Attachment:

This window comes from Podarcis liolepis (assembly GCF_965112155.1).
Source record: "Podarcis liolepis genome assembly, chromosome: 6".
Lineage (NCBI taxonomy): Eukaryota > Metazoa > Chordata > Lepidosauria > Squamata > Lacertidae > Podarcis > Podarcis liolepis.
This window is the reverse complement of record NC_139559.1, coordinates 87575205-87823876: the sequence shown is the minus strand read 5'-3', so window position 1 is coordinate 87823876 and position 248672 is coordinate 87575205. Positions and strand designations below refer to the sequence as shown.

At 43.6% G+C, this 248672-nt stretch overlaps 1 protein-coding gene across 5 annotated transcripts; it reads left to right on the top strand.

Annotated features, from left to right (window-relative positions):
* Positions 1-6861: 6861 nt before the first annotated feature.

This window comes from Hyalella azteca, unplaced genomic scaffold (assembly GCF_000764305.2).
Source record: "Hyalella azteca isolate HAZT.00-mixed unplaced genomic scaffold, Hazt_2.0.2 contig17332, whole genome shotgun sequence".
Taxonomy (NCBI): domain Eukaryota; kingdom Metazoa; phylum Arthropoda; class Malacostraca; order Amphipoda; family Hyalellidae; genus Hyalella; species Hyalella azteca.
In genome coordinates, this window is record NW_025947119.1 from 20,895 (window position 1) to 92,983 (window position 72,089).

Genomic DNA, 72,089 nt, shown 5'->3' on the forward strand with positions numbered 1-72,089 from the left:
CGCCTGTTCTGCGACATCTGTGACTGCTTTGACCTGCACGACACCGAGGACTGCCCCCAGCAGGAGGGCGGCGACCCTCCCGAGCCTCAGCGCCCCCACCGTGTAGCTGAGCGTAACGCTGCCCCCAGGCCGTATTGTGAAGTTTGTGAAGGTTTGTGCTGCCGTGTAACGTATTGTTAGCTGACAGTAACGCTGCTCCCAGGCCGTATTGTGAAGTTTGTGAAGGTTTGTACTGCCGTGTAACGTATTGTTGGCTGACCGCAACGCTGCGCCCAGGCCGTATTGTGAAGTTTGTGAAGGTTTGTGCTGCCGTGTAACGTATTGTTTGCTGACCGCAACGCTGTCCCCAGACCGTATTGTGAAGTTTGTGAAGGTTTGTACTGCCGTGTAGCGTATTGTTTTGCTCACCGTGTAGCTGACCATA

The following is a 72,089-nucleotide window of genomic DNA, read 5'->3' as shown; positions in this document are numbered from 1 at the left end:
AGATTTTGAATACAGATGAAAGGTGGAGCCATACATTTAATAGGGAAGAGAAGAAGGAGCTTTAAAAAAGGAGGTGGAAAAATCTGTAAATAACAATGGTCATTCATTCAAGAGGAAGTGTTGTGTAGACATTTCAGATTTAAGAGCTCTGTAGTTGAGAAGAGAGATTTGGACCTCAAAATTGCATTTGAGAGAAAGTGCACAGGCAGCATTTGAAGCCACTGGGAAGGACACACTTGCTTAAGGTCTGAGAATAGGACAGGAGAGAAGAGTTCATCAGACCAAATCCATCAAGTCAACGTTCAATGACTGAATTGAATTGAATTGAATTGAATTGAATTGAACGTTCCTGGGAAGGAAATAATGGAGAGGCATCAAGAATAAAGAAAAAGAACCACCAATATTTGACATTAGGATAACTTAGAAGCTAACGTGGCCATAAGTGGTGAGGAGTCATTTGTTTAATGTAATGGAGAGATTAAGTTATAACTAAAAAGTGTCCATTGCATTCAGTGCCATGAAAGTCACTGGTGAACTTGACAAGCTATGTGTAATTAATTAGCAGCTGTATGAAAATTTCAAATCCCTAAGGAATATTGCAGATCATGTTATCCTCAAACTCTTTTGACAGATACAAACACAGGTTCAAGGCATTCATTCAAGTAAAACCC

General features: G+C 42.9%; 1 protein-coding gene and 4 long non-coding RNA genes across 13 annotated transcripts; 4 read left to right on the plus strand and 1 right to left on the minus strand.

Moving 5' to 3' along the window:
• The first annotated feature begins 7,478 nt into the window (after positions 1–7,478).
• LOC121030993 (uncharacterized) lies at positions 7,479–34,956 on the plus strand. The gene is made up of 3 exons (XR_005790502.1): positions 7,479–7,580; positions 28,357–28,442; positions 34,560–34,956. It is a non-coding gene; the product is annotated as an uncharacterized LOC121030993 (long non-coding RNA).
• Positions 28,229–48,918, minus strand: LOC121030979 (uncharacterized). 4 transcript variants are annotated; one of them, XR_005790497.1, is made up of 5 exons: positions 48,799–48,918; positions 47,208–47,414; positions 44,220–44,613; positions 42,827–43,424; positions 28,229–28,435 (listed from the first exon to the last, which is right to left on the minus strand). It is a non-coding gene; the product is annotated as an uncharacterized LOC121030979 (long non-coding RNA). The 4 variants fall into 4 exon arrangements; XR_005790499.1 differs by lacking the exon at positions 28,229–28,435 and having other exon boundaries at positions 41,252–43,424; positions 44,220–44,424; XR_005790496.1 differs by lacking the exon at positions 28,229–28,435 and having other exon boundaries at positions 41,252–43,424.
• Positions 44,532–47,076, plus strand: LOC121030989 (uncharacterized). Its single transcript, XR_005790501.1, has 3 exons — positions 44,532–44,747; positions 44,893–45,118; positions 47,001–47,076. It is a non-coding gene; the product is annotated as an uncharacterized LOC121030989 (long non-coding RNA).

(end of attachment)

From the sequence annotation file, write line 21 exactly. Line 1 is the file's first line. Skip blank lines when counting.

• Positions 44,532–47,076, plus strand: LOC121030989 (uncharacterized). Its single transcript, XR_005790501.1, has 3 exons — positions 44,532–44,747; positions 44,893–45,118; positions 47,001–47,076. It is a non-coding gene; the product is annotated as an uncharacterized LOC121030989 (long non-coding RNA).